Night School, by R. V. Cassill (1961)

Cover of Dell original paperback edition of 'Night School'On the downhill slope of my scenic tour of the pulp fiction of novelist and short-story writer, R. V. Cassill, a tour begun back in March with his tale of wife-swapping in small town Iowa, The Wound of Love. Published in 1961, Night School was his next to last paperback original, with only Nurses’ Quarters (1962) to follow.

As with all his pulp novels, Night School draws upon Cassill’s own experiences. Cassill was one of the first to plant himself firmly in academia and teach writing while continuing to write and publish, and among his early gigs in the mid-1950s was a stint teaching an evening class at the New School of Social Research.

I’ve speculated before that Cassill used his pulp novels to experiment with various techniques and topics while weaving in enough sex and violence to satisfy his editors’ demands. If this was in fact the case, then the experiment in Night School was just the sort of thing one might expect as a night school writing class assignment: tell a story through the viewpoints of multiple characters.

It’s one of the oldest situations in the books, dating back to The Decameron and beyond. And in the case of Night School, it gave Cassill to explore the different sexual attitudes and experiences of the students in his class–as well as of its instructor.

Houston Parker, Cassill’s night school teacher, is a divorced writer with one critically successful novel and many years of writer’s block behind him. For him, the class is a turning point–the bottom from which he will rebound or the trap door to even greater failure. The class is equally a turning point for a number of its students, but their dilemmas have more to do about love than literature. One student is a shark, trolling his way through half the women in the class. Another is an ingenue trying to decide whether to become an adventuress or settle for married monogamy and the stifle fantasies of her mother. And two of them, middle-aged, with complicated lives behind them, find a happiness worth risking all the security they have.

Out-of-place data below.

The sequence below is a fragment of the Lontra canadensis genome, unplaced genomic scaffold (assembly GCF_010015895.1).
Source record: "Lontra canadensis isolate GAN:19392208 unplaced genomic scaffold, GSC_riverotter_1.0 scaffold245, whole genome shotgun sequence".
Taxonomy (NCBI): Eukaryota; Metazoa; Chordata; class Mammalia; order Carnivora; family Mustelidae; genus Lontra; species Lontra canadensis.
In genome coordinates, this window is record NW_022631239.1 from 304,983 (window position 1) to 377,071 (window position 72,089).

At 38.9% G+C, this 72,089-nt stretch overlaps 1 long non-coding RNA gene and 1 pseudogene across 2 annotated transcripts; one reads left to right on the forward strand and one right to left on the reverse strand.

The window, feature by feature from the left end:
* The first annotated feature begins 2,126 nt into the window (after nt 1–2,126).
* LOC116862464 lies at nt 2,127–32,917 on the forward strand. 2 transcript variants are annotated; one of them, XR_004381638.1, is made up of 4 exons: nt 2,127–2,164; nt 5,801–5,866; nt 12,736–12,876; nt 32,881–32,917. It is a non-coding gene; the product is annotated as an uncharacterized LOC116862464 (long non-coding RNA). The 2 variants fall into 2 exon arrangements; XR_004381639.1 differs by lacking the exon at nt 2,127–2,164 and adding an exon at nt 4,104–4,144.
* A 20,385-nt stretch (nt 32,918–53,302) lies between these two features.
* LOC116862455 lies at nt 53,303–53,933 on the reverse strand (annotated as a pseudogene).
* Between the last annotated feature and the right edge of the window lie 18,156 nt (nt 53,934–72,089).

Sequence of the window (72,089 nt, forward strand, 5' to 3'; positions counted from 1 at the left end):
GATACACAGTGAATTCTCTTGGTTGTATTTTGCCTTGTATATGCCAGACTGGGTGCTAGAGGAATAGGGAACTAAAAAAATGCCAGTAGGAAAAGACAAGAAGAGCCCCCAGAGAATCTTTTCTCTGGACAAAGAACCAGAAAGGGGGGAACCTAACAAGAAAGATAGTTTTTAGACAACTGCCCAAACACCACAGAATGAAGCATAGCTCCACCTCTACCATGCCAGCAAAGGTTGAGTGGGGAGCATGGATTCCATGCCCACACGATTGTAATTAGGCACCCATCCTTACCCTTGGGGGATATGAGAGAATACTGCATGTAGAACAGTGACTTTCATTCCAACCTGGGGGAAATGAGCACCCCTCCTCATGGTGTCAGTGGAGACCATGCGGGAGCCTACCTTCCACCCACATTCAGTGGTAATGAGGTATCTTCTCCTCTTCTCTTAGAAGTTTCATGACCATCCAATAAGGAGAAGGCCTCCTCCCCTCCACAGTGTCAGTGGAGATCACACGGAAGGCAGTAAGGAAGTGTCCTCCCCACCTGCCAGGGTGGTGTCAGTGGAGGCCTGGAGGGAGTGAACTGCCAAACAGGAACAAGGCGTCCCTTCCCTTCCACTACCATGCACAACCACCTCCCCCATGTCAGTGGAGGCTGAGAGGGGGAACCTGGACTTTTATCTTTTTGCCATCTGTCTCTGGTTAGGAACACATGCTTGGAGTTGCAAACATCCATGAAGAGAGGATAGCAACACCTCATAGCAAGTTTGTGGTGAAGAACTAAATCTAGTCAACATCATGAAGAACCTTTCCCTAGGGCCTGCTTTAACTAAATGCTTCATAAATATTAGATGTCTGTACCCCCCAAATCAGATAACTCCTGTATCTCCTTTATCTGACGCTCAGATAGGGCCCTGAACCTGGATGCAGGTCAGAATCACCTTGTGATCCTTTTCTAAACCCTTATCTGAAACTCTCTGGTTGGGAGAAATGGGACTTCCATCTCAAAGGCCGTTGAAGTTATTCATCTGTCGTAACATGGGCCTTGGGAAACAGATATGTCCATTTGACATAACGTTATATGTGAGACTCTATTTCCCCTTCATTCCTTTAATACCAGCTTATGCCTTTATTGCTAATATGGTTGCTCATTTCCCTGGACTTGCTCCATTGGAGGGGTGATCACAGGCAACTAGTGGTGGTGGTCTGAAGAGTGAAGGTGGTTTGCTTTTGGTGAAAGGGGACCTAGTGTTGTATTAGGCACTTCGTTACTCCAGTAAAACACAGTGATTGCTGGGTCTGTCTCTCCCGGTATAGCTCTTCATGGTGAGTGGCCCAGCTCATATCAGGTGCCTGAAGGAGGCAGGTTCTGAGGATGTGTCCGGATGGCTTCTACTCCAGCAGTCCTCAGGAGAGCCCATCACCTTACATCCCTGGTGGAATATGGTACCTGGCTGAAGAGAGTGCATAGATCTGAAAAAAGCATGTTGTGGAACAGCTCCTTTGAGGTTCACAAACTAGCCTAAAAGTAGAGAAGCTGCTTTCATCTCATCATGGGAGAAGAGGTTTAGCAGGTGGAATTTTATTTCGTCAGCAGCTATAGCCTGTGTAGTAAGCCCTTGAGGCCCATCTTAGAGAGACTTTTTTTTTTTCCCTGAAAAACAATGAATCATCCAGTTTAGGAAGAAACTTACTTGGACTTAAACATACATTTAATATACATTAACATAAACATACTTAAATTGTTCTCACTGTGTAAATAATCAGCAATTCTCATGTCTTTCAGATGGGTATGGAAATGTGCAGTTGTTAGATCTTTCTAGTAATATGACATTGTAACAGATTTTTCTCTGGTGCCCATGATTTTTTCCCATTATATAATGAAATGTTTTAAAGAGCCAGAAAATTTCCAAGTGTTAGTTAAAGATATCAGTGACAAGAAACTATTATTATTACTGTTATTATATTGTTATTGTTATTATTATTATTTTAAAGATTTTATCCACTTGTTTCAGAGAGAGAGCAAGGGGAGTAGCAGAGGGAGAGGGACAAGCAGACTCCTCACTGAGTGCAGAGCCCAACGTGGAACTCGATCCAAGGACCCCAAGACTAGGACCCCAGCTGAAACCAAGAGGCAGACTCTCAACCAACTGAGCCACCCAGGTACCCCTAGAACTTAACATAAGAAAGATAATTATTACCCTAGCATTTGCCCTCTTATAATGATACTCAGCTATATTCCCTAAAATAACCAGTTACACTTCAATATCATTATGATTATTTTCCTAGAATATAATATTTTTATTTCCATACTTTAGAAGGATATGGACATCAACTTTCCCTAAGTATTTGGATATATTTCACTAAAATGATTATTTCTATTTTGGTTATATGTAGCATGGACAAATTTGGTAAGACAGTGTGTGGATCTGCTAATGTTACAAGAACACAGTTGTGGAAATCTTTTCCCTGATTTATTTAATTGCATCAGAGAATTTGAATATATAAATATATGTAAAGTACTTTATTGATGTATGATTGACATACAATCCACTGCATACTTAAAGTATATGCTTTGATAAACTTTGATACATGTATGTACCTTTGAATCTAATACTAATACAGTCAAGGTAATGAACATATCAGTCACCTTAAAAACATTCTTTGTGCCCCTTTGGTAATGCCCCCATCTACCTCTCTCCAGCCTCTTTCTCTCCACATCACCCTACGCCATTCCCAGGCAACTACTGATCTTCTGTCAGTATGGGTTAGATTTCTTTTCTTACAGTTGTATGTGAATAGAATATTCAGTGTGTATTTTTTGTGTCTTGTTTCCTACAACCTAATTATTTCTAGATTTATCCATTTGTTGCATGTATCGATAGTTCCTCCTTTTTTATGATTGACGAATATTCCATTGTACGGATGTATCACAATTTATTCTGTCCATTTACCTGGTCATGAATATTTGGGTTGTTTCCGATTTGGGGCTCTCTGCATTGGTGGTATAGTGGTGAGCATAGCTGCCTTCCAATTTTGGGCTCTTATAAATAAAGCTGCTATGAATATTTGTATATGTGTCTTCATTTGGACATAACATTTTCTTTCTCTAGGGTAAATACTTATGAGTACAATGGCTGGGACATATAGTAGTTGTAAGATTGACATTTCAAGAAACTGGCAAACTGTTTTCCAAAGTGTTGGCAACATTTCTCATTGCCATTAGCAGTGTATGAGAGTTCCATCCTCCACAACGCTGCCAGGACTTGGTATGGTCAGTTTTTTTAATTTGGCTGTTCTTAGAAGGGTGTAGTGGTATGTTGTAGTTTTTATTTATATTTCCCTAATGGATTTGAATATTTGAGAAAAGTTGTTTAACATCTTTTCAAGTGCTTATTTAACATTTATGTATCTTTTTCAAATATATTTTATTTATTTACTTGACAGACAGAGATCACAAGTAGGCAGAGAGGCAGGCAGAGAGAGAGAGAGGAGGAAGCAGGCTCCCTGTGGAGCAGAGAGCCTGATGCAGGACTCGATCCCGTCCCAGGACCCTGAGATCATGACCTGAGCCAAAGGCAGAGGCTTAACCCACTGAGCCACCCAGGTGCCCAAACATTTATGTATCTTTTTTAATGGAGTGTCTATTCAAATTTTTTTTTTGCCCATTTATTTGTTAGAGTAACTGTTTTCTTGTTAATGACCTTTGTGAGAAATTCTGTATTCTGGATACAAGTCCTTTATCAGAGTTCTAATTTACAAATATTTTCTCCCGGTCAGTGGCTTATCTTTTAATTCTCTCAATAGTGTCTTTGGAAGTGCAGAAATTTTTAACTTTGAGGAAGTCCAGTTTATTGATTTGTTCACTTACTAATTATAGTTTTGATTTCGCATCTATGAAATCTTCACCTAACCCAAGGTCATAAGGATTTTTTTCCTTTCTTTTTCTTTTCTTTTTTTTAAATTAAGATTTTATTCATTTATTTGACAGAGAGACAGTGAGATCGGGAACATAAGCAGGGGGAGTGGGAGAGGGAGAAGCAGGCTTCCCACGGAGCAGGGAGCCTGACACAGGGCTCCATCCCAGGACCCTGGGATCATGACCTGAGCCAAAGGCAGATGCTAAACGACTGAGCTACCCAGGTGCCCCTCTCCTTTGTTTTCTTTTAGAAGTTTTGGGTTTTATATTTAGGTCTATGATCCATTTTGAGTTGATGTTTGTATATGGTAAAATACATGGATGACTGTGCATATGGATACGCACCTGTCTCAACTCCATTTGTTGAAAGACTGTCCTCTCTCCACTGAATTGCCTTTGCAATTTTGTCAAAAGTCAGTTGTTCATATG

All this confirms Parker’s suspicion “that some of these ladies and gentlemen were looking for more than instruction in writing fiction.” And the fact that it’s a night school class means that most of the students have been working and living on their own for some time. So when some of the students get together for a drink after class, it’s usually in one of their apartments, and the conversation tends to be a fix of war stories and regrets for past mistakes. Most of these people–including Parker himself–know they won’t be the great successes they once aspired to be, but haven’t given up on trying to achieve or create something.

The sex–what there is of it–in Night School is more often about what doesn’t happen. One quiet, otherwise pleasant, man is celibate because, as he reveals to everyone’s discomfort during one of the after-class session, he views most of humankind with just rabid hatred that he could never be attracted to another person. After the shark doesn’t sleep with one of the women, she turns into a vengeful demon who threatens to castrate him.

And so, despite what the editors at Dell paperbacks might have been hoping, Night School turns out to be more about life choices and consequences than sex–which is why it’s also one of the more interesting and satisfying of Cassill’s pulps. Admittedly, his protagonist is just as uninteresting as 95% of writers in fiction. (There seem to be only two models: the out-of-control wild man (ala Dylan Thomas, Brendan Behan or Cassill’s Clem Anderson); and the angst-written clod. Cassill’s Houston Parker is one of the clods.) But Cassill did manage to create some convincingly grown-up characters among Parker’s students, and for that alone the book rates better than the average Cassill pulp.


Night School, by R. V. Cassill
New York City: Dell Publishing Inc., 1961

 
 

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